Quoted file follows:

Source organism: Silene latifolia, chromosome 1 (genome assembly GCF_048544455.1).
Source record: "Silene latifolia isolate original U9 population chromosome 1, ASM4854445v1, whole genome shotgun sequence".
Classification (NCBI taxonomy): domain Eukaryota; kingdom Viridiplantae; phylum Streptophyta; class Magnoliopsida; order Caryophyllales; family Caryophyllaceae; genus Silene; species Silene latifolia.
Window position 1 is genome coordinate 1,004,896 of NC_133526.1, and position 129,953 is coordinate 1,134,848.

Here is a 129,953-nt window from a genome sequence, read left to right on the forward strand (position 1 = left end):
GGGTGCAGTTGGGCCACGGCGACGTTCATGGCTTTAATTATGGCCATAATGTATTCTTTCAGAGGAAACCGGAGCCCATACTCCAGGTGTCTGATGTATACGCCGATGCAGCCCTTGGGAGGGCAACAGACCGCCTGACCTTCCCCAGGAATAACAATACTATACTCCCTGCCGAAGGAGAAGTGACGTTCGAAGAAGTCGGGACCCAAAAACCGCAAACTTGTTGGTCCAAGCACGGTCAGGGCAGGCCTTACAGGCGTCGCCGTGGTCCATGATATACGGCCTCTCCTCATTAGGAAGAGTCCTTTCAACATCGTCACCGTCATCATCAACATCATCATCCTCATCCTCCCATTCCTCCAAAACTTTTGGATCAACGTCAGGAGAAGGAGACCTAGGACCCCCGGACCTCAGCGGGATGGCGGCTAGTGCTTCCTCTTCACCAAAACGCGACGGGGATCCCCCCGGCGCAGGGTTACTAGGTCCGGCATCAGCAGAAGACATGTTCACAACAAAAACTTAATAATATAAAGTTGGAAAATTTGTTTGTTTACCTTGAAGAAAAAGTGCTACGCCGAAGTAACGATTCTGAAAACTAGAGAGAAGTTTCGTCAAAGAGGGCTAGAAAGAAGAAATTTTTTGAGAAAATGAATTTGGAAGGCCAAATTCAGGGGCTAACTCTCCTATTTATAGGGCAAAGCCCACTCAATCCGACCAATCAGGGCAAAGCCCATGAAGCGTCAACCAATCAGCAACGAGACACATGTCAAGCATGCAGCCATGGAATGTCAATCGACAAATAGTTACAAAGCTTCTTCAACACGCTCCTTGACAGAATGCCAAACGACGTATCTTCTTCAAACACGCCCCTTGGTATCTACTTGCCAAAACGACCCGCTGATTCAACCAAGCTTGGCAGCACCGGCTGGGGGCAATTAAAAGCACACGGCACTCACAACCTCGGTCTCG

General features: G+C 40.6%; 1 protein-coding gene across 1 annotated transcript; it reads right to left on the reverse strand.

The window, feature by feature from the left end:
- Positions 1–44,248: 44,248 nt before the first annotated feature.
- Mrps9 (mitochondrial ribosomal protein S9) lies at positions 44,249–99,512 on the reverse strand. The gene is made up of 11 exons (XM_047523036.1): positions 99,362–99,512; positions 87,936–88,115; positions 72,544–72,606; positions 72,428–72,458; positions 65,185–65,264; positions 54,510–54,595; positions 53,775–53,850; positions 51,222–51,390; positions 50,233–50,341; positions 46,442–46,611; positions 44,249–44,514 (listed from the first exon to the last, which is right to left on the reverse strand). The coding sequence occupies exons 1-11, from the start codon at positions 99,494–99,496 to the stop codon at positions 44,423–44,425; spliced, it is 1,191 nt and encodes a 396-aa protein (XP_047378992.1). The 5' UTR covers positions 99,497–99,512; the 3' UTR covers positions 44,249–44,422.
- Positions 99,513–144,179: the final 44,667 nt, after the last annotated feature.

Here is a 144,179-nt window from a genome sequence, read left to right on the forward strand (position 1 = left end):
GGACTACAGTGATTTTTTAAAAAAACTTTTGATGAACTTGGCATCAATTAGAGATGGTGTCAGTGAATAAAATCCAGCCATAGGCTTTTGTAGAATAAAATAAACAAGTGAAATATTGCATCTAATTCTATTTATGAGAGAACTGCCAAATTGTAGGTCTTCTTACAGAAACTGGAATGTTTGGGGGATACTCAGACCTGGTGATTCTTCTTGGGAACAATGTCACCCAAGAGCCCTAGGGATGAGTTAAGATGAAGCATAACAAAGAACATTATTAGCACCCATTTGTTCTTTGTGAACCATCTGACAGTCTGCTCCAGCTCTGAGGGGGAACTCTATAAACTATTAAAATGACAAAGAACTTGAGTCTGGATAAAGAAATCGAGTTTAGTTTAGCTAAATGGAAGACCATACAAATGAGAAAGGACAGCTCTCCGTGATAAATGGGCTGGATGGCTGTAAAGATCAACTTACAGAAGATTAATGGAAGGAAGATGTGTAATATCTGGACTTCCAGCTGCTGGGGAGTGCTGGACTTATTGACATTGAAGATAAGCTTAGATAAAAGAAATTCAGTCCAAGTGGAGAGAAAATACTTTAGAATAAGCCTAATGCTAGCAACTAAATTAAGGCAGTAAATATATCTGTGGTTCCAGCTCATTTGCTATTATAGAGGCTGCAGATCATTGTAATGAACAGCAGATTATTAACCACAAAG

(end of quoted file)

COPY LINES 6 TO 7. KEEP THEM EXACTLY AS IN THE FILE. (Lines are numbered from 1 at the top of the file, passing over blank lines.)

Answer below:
GGGTGCAGTTGGGCCACGGCGACGTTCATGGCTTTAATTATGGCCATAATGTATTCTTTCAGAGGAAACCGGAGCCCATACTCCAGGTGTCTGATGTATACGCCGATGCAGCCCTTGGGAGGGCAACAGACCGCCTGACCTTCCCCAGGAATAACAATACTATACTCCCTGCCGAAGGAGAAGTGACGTTCGAAGAAGTCGGGACCCAAAAACCGCAAACTTGTTGGTCCAAGCACGGTCAGGGCAGGCCTTACAGGCGTCGCCGTGGTCCATGATATACGGCCTCTCCTCATTAGGAAGAGTCCTTTCAACATCGTCACCGTCATCATCAACATCATCATCCTCATCCTCCCATTCCTCCAAAACTTTTGGATCAACGTCAGGAGAAGGAGACCTAGGACCCCCGGACCTCAGCGGGATGGCGGCTAGTGCTTCCTCTTCACCAAAACGCGACGGGGATCCCCCCGGCGCAGGGTTACTAGGTCCGGCATCAGCAGAAGACATGTTCACAACAAAAACTTAATAATATAAAGTTGGAAAATTTGTTTGTTTACCTTGAAGAAAAAGTGCTACGCCGAAGTAACGATTCTGAAAACTAGAGAGAAGTTTCGTCAAAGAGGGCTAGAAAGAAGAAATTTTTTGAGAAAATGAATTTGGAAGGCCAAATTCAGGGGCTAACTCTCCTATTTATAGGGCAAAGCCCACTCAATCCGACCAATCAGGGCAAAGCCCATGAAGCGTCAACCAATCAGCAACGAGACACATGTCAAGCATGCAGCCATGGAATGTCAATCGACAAATAGTTACAAAGCTTCTTCAACACGCTCCTTGACAGAATGCCAAACGACGTATCTTCTTCAAACACGCCCCTTGGTATCTACTTGCCAAAACGACCCGCTGATTCAACCAAGCTTGGCAGCACCGGCTGGGGGCAATTAAAAGCACACGGCACTCACAACCTCGGTCTCG

General features: G+C 40.6%; 1 protein-coding gene across 1 annotated transcript; it reads right to left on the reverse strand.